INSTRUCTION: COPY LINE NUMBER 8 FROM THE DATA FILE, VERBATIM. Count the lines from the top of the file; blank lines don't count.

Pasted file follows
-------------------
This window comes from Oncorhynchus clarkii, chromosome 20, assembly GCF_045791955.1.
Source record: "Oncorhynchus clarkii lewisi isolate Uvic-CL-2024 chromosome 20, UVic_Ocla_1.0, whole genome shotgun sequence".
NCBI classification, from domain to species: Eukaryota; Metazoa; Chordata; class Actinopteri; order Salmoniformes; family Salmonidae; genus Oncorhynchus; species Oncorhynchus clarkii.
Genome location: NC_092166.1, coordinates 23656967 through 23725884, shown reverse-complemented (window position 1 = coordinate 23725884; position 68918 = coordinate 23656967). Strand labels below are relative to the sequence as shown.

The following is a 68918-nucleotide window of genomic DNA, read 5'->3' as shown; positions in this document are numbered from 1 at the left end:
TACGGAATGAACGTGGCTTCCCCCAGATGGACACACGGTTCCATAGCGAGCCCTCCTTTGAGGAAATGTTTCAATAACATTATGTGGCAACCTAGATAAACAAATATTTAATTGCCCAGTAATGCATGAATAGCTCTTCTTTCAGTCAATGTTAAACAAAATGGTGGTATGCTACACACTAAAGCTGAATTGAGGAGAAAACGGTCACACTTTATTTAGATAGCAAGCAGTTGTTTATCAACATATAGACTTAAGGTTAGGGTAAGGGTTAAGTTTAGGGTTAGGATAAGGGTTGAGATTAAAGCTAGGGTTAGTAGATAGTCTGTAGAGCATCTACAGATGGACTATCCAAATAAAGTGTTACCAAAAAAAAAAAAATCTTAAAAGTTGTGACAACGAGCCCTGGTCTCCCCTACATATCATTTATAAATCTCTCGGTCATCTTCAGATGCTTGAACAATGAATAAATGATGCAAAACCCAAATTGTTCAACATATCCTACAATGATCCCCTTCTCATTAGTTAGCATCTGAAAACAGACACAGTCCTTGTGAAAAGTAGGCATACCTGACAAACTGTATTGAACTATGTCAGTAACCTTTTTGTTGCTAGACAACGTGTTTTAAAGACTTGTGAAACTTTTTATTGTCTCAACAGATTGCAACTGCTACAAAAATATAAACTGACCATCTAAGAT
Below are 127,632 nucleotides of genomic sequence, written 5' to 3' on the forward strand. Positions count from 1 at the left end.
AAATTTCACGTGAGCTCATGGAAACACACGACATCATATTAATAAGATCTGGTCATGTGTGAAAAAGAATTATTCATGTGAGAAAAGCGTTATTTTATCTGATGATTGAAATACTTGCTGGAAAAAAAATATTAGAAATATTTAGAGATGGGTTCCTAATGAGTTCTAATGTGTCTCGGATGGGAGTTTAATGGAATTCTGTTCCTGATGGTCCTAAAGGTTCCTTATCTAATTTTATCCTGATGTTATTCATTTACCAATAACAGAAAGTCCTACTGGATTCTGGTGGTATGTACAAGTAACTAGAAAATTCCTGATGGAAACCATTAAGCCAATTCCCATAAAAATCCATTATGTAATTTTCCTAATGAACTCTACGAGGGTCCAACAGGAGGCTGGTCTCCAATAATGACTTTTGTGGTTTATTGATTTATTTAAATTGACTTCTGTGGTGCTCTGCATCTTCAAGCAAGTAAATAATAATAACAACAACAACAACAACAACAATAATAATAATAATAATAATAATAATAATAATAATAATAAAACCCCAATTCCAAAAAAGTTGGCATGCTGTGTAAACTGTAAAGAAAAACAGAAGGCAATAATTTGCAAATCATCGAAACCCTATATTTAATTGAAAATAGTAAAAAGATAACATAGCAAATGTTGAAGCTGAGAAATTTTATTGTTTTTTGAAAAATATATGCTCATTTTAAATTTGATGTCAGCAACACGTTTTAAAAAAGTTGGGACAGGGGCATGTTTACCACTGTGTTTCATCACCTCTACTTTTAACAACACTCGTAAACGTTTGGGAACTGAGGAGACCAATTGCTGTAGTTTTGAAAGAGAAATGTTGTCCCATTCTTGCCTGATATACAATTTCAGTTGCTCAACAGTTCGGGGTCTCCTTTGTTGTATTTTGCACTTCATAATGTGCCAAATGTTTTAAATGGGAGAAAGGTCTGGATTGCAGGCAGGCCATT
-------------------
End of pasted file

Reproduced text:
AAATTTCACGTGAGCTCATGGAAACACACGACATCATATTAATAAGATCTGGTCATGTGTGAAAAAGAATTATTCATGTGAGAAAAGCGTTATTTTATCTGATGATTGAAATACTTGCTGGAAAAAAAATATTAGAAATATTTAGAGATGGGTTCCTAATGAGTTCTAATGTGTCTCGGATGGGAGTTTAATGGAATTCTGTTCCTGATGGTCCTAAAGGTTCCTTATCTAATTTTATCCTGATGTTATTCATTTACCAATAACAGAAAGTCCTACTGGATTCTGGTGGTATGTACAAGTAACTAGAAAATTCCTGATGGAAACCATTAAGCCAATTCCCATAAAAATCCATTATGTAATTTTCCTAATGAACTCTACGAGGGTCCAACAGGAGGCTGGTCTCCAATAATGACTTTTGTGGTTTATTGATTTATTTAAATTGACTTCTGTGGTGCTCTGCATCTTCAAGCAAGTAAATAATAATAACAACAACAACAACAACAACAATAATAATAATAATAATAATAATAATAATAATAATAATAAAACCCCAATTCCAAAAAAGTTGGCATGCTGTGTAAACTGTAAAGAAAAACAGAAGGCAATAATTTGCAAATCATCGAAACCCTATATTTAATTGAAAATAGTAAAAAGATAACATAGCAAATGTTGAAGCTGAGAAATTTTATTGTTTTTTGAAAAATATATGCTCATTTTAAATTTGATGTCAGCAACACGTTTTAAAAAAGTTGGGACAGGGGCATGTTTACCACTGTGTTTCATCACCTCTACTTTTAACAACACTCGTAAACGTTTGGGAACTGAGGAGACCAATTGCTGTAGTTTTGAAAGAGAAATGTTGTCCCATTCTTGCCTGATATACAATTTCAGTTGCTCAACAGTTCGGGGTCTCCTTTGTTGTATTTTGCACTTCATAATGTGCCAAATGTTTTAAATGGGAGAAAGGTCTGGATTGCAGGCAGGCCATT